Sanctimommy: Motherhood has made my sister so judgmental!Ceridwen Morris and Rebecca Odes
My sister had a baby a few months ago, and I have to say, motherhood has made her pretty annoying. She’s always been really opinionated (though woefully insecure underneath it all), but she used to have a little humility. Now it seems like she needs to pump herself up by constantly complaining about everyone else doing things wrong. I’ve gotten the impression that she thinks the same thing about me and complains about me to her boyfriend, if not to everyone else she knows. ( I have a two-year-old.) Do I even bother bringing it up with her? I’m not sure I can put up with her snide comments indefinitely. – Sister Sick
Dear Sister Sick,
Your sister’s reaction to parenthood, while irritating, is not uncommon. We have seen many parents snap into self-defensive self-aggrandizement when confronted with a new baby. Usually it’s a phase, one that passes when the new parent either gets confident enough to show her vulnerability, or gets humbled by something that happens along the way. (The foolproof sleep plan suddenly stops working; the perfect baby becomes a bitch of a toddler.) True, there are parents who never seem to get their comeuppance, but let’s assume for now that your sister isn’t one of them. Chances are she’ll realize, as most do, that her early cockiness was a little premature.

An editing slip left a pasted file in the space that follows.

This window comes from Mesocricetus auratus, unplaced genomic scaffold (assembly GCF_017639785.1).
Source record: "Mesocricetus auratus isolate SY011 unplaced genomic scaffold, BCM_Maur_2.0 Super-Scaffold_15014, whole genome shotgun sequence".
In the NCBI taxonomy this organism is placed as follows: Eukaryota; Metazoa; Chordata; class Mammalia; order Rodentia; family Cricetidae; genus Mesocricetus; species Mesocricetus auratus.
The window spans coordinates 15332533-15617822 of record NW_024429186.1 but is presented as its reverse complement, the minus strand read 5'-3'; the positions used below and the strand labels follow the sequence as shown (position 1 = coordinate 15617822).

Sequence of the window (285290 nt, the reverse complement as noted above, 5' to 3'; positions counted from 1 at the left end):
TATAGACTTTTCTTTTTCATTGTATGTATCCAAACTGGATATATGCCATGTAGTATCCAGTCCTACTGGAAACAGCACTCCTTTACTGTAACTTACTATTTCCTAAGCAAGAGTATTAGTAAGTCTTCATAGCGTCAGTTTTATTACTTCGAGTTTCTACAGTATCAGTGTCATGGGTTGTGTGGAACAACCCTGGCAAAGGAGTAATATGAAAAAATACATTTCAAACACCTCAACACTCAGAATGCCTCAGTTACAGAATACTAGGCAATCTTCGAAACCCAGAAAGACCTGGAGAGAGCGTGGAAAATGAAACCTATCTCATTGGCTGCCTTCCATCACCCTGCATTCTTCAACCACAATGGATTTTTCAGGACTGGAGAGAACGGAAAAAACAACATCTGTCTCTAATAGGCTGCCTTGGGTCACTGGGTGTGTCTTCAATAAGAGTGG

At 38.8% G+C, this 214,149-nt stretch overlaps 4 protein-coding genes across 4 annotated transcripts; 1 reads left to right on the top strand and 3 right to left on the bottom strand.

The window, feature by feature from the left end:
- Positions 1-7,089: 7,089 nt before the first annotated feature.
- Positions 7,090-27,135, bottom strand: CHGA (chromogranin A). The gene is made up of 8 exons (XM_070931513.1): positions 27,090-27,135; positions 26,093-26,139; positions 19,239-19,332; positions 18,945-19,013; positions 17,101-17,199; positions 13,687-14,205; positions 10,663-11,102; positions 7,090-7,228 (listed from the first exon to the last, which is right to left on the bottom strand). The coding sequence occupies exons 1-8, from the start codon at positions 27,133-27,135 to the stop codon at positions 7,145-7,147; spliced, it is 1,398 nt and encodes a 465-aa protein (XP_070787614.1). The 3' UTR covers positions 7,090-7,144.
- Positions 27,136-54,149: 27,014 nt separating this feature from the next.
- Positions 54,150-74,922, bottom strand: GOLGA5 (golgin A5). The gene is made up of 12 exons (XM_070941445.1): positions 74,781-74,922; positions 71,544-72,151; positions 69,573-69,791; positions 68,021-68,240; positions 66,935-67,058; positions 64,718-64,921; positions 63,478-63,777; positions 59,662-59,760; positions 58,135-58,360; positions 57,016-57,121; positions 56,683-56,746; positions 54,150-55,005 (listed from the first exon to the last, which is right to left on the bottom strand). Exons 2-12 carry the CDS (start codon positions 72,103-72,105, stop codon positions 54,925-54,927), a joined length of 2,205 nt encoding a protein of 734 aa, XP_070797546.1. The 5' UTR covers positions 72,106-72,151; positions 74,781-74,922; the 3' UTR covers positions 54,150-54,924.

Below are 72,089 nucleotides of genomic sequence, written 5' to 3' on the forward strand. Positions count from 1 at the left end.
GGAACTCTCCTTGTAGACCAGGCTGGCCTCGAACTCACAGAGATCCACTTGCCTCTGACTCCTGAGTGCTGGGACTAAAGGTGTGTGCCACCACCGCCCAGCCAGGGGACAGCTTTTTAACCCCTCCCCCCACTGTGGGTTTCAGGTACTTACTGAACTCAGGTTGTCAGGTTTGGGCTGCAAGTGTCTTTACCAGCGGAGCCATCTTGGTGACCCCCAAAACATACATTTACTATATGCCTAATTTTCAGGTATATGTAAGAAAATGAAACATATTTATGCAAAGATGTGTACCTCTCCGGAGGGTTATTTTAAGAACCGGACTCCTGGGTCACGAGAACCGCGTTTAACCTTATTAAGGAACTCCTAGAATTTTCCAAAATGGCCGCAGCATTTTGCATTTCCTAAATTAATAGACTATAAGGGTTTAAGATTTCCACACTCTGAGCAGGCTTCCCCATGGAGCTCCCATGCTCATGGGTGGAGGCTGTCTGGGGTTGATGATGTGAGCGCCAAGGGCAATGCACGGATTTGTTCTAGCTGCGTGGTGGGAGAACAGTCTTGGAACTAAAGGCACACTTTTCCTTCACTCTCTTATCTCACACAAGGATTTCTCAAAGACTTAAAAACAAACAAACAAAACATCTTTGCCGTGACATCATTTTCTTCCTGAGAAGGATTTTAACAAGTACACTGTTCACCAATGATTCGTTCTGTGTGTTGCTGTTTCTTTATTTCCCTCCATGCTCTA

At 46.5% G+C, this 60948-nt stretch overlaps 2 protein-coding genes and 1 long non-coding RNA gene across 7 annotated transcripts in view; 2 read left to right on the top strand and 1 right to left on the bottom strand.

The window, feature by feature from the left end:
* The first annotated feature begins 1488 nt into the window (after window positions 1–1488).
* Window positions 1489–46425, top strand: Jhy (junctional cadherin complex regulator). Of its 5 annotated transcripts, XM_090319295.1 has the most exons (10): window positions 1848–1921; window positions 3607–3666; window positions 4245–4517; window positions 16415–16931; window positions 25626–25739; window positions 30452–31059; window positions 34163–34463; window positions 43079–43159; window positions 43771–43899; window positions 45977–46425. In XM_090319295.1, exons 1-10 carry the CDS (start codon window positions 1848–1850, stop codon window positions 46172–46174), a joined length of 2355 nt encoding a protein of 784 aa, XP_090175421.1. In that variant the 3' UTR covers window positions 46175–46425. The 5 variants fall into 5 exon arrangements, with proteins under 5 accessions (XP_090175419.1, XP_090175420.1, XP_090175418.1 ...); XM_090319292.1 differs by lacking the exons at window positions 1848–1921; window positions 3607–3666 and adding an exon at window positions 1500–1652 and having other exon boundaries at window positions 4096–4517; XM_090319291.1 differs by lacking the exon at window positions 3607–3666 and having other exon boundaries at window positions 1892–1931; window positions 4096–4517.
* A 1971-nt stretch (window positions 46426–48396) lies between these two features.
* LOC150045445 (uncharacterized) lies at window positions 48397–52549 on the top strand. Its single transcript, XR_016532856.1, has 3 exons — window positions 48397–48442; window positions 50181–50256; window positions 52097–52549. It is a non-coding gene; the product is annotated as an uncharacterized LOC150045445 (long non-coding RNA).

In the meantime, you’re probably better off trying not to educate her. She’s acting this way for a reason – it makes her feel like she’s in control when she is almost definitely completely freaking out. You, on the other hand, as a seasoned parent of a two-year-old, are comparatively settled, meaning that you’re either freaking out a lot less than you used to, or you’ve gotten a lot more used to freaking out. Try to look at your sister’s high horse as a crutch, because that’s what it is.
It’s a total drag to feel like you’re being judged. But unless she’s actually saying things about your parenting (in which case you are fully within your jurisdiction to tell her to shut the hell up/let her know she’s hurting your feelings), it’s probably not going to do you any good to raise the issue. She may not even realize what she’s doing, and she may accuse you of attacking her or being paranoid.
Remember, she’s the new kid, and you’re the expert. She may actually think you’re the best mother she’s ever seen, and worry that she won’t live up to your example. This is your sister we’re talking about here. Who knows what neuroses lurk beneath the surface? Now that you’ve got your own kids, all the issues that have been swimming around between you for a lifetime have an entirely new playground to explore. There’ll be plenty of time to muddle through them after the newborn desperation settles.
Have a question? Email firstname.lastname@example.org